The city of Duluth will be keeping closer watch on residents to make sure they're not shirking their responsibilities to keep roads and sidewalks passable this winter.

Duluth Fire Chief Shawn Krizaj said city staff aim to enforce a requirement that snow be cleared from their sidewalks within 24 hours of a snow event subsiding. He said city staff will be watching to identify problem properties in their rounds but acknowledged much of the enforcement this year will remain complaint-driven.

Krizaj said a flyer will be sent to every address, including tenants and property owners throughout the city advising them of the city's expectations both for maintaining sidewalks and following parking regulations that should ensure plows can safely and efficiently clear streets of snow from curb to curb. That flyer will include a list of contractors that people can hire if they are unable to clear snow themselves.

One of the other big changes that Krizaj said people will see involves the reassignment of city staff, primarily from the parks department, who previously cleared some business sidewalks in areas like Canal Park, London Road and West Duluth by Grand Avenue and Central Avenue.

Going forward, he said: "It's going to be the business owners' responsibility to do that, because that staff is going to be reassigned to make sure that all of our city-owned sidewalks adjacent to city land are taken care of, and also backing up street plowing when the need arises, and they need more drivers."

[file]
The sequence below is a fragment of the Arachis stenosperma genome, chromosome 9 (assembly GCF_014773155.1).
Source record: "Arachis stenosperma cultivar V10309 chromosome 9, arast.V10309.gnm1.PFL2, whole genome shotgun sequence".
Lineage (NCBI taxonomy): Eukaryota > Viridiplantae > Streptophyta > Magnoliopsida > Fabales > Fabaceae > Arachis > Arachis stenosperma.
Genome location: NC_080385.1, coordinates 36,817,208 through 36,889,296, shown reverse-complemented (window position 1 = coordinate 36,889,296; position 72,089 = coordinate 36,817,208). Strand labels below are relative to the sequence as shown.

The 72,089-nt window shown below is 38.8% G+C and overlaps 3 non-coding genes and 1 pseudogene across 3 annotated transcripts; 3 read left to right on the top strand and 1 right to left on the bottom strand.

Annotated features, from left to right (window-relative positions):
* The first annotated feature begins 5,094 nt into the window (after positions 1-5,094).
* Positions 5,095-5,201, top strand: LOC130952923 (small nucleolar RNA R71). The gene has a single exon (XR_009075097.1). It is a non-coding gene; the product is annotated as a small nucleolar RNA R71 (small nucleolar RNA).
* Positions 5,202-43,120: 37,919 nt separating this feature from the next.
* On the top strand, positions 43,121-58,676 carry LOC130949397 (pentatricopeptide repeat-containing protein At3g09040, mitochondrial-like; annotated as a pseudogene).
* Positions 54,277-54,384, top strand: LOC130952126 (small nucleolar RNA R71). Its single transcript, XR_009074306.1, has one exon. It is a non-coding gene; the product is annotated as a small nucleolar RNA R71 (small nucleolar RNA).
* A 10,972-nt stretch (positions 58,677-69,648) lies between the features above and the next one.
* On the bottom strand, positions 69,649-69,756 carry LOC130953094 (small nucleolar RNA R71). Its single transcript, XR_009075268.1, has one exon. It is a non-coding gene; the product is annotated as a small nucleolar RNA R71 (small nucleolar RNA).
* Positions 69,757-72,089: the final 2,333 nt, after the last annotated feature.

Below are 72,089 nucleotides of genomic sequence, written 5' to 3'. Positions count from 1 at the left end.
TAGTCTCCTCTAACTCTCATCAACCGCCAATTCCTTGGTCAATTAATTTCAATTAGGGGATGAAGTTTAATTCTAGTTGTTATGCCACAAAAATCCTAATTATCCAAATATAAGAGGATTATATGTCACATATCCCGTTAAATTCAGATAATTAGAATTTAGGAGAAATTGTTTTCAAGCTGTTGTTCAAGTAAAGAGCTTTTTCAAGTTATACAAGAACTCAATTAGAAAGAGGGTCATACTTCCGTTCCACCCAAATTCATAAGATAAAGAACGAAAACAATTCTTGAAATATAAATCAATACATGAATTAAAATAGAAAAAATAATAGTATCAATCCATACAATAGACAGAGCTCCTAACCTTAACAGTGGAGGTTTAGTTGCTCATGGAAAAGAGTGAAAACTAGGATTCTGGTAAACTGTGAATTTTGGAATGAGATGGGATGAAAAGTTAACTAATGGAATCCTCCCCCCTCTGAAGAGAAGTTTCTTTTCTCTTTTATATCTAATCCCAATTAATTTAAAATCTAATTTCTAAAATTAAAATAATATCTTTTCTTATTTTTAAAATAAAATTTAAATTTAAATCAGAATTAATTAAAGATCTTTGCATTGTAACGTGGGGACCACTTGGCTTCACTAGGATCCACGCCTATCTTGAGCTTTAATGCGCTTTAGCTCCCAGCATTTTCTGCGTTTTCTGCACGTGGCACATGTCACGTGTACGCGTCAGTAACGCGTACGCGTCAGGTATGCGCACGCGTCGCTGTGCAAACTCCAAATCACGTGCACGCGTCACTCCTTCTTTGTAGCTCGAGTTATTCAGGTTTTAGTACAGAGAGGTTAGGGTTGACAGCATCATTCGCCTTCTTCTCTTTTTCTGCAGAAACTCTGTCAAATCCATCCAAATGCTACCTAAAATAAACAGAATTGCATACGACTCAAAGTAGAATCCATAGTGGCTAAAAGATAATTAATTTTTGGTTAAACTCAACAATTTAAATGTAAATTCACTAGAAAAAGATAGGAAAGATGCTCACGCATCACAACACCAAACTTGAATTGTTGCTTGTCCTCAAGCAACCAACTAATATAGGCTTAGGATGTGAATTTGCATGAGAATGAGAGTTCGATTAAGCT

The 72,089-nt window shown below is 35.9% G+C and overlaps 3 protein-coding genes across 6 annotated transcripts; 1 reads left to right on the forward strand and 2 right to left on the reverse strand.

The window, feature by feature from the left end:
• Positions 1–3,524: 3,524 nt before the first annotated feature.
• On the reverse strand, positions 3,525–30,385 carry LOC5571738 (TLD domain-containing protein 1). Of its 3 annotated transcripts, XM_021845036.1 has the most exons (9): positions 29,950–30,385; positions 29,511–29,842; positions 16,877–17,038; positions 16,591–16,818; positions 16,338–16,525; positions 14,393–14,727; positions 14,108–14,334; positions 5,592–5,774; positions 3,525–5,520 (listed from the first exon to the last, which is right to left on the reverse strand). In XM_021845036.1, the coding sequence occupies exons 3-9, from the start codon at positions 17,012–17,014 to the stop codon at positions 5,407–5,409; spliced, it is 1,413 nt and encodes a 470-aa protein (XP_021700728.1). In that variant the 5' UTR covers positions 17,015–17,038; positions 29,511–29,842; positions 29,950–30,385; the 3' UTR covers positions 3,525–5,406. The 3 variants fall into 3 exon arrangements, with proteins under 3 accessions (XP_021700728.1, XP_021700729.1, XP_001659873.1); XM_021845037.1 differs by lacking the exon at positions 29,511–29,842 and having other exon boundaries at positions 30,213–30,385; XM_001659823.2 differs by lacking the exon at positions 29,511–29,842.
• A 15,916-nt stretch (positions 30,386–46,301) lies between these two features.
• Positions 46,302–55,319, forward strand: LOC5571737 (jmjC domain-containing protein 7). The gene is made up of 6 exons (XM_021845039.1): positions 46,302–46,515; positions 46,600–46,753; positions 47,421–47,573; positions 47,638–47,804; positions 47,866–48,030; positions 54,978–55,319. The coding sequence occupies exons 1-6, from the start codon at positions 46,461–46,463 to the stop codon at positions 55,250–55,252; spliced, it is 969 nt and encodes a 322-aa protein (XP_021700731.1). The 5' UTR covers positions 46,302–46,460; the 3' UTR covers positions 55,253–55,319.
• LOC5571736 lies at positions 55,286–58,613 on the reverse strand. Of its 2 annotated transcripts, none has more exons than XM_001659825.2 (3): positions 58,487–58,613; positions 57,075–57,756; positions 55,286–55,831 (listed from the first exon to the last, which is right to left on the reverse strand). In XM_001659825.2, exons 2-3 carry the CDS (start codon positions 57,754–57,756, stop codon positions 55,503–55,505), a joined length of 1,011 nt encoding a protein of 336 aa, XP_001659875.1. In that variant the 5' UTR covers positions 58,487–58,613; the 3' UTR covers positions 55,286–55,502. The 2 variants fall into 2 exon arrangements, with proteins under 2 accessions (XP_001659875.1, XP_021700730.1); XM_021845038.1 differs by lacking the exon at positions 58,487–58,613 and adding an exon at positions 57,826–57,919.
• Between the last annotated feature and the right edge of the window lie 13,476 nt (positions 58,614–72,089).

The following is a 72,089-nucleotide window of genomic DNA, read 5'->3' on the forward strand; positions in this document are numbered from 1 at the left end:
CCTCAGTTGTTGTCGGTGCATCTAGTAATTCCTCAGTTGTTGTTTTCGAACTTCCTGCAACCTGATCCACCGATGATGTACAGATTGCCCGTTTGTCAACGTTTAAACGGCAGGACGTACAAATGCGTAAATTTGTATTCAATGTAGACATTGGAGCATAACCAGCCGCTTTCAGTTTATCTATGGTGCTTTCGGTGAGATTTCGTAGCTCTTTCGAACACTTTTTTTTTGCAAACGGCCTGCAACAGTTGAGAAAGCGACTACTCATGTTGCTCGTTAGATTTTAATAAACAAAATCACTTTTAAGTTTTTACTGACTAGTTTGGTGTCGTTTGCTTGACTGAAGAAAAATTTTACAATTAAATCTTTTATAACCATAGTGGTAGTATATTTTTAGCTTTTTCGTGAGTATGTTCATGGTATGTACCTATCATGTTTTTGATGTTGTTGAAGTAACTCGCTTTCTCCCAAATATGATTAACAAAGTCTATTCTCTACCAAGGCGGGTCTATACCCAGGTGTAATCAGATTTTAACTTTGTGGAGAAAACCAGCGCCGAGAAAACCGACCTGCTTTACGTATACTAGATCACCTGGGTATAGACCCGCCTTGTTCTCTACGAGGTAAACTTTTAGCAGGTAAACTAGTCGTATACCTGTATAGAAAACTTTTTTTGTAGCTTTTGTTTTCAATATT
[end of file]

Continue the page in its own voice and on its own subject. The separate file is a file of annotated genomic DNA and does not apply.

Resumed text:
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"One of the things that we've done throughout COVID and throughout the last year as we've looked at this is really try to get a handle on the amount of work that the city was doing just out of habit rather than out of actual responsibility," said Noah Schuchman, Duluth's chief administrative officer. "And in our need to do the best that we can with our resources in a very tough budget time, one of the things we are doing is realigning that to make sure that we're focusing first on the things that we have an obligation to clear."

Krizaj said property owners will need to be more diligent and do a better job this winter. "We saw a lot of problems last year, where people had to walk in the middle of the street," he recalled, noting that this creates an unsafe situation, particularly for people with mobility issues.

City staff had hoped to launch a snow emergency program yet this winter, but it lacks the necessary time and $500,000 in funding that would be required to install the 2,000-or-so signs that would be needed to to properly demark the 120 miles of road that have been designated as snow emergency routes, explained Jim Benning, Duluth's director of public works and utilities.

However, he remains confident the city should have systems in place and be ready to declare snow emergencies by the winter of 2021-22.

Benning said staff will attempt to tackle plowing in a targeted manner this year, especially in light of criticism that was leveled at the city for its response to a series of snowfalls that paralyzed traffic for several days around Thanksgiving last year.

This year, he said the city will strive to clear about 177 miles of main arterial roads within 36 hours of a snow event; another 274 miles of residential priority 2 roads within 48 hours; and finally 79 miles of alleys within 56 hours.

If people feel a road or alley has been neglected, Benning encouraged them to notify the city by filing a single online complaint at

In the event of an emergency event, Benning urged residents to call 911, and first responders will be dispatched to the scene, accompanied by a snow plow, if necessary.